The Bar Standard Board's Handbook governs certain categories of international legal services provision. It is important that you familiarise yourself with these before you accept instructions from foreign law firms or lay clients. One important rule is that barristers receiving instructions directly from foreign lay clients must complete the public access training. Foreign lawyers on the other hand are defined as professional clients and can be dealt with in the same way as solicitors (except that they would not be able to provide litigation services in England and Wales unless they had a solicitor associate or partner).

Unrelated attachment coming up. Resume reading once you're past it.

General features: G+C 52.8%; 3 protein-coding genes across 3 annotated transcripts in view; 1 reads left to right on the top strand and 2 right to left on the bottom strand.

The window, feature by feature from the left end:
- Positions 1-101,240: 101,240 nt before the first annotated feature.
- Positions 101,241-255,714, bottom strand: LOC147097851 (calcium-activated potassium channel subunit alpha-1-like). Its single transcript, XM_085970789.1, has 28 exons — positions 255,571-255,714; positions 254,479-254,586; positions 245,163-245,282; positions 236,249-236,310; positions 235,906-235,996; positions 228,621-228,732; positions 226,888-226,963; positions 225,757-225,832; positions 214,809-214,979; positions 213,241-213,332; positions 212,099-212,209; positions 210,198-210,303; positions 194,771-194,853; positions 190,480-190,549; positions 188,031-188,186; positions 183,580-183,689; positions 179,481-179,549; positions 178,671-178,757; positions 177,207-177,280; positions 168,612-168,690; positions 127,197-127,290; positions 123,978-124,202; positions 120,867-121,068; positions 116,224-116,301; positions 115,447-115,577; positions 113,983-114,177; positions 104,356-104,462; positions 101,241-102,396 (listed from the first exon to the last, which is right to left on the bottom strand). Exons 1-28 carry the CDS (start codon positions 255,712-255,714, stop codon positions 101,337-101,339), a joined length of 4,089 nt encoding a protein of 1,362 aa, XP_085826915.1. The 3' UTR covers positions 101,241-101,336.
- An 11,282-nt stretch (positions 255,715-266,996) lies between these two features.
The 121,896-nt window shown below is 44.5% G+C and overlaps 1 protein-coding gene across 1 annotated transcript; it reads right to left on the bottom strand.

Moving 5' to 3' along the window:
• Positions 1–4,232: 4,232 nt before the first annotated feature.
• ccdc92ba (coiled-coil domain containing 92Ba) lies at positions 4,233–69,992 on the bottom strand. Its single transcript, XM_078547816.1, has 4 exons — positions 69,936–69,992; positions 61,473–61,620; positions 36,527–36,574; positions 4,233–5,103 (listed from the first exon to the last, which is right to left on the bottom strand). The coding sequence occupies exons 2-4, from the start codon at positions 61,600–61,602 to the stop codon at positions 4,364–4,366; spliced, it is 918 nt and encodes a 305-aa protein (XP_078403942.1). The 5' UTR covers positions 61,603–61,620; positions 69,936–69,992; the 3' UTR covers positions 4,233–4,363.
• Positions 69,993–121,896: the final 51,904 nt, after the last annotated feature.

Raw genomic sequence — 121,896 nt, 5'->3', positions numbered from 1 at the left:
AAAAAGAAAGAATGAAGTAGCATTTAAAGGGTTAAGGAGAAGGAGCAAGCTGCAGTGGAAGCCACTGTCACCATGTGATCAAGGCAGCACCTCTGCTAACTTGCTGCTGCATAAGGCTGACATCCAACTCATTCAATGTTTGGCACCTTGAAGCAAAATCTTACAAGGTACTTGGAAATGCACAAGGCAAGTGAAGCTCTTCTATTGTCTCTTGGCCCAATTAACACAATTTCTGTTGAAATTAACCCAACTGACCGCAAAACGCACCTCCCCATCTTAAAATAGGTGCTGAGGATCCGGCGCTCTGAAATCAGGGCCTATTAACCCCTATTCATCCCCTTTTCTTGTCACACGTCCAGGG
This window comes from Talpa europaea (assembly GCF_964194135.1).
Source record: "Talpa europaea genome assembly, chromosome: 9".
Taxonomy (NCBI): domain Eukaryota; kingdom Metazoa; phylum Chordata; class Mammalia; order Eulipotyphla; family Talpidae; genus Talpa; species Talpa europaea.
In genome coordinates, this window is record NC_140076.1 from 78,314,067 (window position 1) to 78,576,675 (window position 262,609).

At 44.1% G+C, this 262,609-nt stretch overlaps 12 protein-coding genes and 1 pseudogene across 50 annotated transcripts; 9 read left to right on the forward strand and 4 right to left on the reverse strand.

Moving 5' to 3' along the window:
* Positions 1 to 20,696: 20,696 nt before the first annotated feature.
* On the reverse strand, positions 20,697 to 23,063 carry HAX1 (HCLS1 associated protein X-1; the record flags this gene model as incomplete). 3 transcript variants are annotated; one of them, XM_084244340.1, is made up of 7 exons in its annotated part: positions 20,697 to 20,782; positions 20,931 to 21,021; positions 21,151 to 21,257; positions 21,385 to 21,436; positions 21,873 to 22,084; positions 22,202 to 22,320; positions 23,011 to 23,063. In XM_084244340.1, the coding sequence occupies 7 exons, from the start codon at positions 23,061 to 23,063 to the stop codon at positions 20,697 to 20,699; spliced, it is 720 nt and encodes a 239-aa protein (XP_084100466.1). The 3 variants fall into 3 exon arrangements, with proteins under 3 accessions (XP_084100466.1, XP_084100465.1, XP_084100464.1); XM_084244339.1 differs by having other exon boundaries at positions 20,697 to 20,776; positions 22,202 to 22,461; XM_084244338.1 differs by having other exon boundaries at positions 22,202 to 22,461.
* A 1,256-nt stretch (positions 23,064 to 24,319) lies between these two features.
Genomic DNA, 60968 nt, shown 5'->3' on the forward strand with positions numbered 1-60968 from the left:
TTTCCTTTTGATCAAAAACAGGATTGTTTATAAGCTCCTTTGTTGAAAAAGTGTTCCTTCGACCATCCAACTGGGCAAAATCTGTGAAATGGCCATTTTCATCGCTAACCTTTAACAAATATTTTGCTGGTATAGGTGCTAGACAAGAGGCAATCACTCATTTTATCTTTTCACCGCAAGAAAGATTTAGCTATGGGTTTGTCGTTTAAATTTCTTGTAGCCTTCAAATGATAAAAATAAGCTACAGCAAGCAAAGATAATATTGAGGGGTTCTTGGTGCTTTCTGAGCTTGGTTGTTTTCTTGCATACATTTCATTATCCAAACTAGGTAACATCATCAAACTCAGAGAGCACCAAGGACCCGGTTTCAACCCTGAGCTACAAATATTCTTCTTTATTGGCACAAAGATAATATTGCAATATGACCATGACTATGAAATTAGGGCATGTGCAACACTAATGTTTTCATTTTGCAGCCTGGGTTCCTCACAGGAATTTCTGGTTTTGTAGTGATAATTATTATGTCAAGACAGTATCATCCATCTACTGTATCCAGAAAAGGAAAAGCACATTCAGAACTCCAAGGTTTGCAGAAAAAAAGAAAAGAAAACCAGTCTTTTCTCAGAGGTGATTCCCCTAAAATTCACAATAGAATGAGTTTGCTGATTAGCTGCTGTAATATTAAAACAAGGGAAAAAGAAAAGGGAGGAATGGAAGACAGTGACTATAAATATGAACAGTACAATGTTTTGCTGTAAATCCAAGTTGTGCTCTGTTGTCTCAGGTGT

While in general terms international practice can be understood to mean delivering legal services cross-border in any mode, the Bar Standard Board's Handbook rules relating to international practice apply only to certain international legal services delivered by barristers as outlined by the concepts of "foreign work", "foreign client" and "foreign lawyer" (see Part 6 of the Handbook (Definitions).
A barrister undertaking foreign work is also required, as a matter of professional conduct, to comply with the applicable rules of the foreign place in question, subject to the overriding Core Duties described within the Handbook.